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Why Do Animals Need A Tail
The tail evolved at least 500 million years ago and has played every conceivable role since then. It is difficult to imagine a cat or a dog without a tail. Why do animals need a tail? Many of us have asked this question more than once. Let's look at what it is, why it matters and why it works so well.
Grazing animals such as elephants, zebras and giraffes have long, thin tail with tufts of hair at the end to protect themselves from insect bites.
In the wild, both domesticated animals use tail for communication, balance, locomotion, defense, and the beating of flies, of course.
In a number of rodents (particularly, in rats) a long, almost hairless tail serves as a thermoregulator - its blood supply characteristics allow it to increase or decrease the amount of heat given to the environment as needed.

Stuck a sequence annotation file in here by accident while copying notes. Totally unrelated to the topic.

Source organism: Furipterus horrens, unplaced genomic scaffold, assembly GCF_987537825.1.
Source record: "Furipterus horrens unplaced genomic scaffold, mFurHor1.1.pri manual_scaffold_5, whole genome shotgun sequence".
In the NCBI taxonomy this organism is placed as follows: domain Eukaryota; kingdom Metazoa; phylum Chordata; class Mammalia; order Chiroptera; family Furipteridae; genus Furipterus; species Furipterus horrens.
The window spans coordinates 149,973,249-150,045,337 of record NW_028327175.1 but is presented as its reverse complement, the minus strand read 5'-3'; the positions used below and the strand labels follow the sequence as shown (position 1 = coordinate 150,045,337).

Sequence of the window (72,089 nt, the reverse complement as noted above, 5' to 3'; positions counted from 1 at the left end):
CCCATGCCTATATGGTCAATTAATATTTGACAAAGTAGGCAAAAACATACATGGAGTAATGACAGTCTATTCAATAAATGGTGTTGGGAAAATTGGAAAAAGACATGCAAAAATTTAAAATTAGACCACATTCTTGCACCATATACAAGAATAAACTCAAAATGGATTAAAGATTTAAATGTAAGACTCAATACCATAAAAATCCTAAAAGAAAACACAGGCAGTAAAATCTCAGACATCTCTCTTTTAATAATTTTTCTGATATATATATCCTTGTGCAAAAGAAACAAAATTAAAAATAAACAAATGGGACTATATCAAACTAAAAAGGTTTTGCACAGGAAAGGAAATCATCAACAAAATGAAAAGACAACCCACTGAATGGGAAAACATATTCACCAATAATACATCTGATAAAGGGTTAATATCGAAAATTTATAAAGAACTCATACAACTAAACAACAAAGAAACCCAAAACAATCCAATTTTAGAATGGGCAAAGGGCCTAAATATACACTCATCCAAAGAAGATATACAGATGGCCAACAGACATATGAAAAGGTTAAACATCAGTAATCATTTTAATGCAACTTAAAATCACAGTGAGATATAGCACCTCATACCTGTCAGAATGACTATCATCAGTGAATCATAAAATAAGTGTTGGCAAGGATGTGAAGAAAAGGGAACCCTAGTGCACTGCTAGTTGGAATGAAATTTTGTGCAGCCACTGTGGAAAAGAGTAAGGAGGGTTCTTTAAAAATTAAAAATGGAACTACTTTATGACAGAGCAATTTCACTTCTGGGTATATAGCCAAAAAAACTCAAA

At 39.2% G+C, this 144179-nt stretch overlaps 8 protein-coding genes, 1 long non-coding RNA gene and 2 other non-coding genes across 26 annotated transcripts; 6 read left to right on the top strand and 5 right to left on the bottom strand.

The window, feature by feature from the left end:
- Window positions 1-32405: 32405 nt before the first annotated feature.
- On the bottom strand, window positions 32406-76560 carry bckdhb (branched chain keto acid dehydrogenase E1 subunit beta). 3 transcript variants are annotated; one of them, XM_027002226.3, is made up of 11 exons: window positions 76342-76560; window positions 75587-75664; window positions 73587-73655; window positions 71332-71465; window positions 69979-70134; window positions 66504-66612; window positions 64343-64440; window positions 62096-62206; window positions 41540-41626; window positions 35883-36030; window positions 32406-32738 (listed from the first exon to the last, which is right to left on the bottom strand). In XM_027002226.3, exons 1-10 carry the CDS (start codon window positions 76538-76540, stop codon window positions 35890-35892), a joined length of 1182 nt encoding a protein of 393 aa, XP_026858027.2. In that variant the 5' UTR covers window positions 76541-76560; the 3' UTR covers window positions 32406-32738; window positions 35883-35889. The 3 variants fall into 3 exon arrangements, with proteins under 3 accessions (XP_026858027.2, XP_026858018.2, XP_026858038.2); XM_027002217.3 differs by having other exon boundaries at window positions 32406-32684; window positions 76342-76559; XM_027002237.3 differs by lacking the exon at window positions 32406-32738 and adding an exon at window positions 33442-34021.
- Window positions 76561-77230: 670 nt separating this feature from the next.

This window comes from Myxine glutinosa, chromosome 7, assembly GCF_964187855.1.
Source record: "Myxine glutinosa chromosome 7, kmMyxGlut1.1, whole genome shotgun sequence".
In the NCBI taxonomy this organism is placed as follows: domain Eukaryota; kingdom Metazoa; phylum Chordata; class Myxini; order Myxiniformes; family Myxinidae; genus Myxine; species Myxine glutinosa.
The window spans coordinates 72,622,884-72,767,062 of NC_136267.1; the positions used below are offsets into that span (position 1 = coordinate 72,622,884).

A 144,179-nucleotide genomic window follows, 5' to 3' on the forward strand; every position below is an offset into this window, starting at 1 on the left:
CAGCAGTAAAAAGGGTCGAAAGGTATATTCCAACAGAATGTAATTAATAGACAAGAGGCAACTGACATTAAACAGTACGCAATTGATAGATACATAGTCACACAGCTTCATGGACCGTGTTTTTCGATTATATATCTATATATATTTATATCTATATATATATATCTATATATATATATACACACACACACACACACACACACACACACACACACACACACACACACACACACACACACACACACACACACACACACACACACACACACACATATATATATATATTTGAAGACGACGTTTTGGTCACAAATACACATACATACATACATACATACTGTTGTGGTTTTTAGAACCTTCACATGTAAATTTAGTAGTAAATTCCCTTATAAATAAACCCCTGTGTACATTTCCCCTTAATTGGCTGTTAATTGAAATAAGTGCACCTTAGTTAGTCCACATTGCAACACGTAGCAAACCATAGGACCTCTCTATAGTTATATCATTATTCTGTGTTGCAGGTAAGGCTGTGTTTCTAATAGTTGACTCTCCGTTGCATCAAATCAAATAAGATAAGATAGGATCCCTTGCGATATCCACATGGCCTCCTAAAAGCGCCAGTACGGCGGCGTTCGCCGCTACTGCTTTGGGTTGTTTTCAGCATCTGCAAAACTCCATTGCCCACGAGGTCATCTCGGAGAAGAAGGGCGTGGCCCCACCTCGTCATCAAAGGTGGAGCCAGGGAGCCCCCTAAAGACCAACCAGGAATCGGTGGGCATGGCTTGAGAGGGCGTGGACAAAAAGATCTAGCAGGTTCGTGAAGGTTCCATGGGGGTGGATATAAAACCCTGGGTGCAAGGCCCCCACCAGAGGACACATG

Fish and marine mammals use their tail to steer their fins through the water. Alligators, crocodiles, and fish use their ends as tails to drift through the water.
In many bird species, the tail serves to steer in flight and to keep the balance when sitting or flying.
Tree animals such as squirrels use the tail as a balance rudder for jumping, and in spiders, monkeys, and chameleons it is a tangible fifth link that increases mobility and stability.
Humans walk on two legs, so we don't need a tail to keep balance. Tails act as a counterbalance and reduce the load on the animal when it goes upside down. As you can see, each animal has its own unique way of using its tail for several reasons.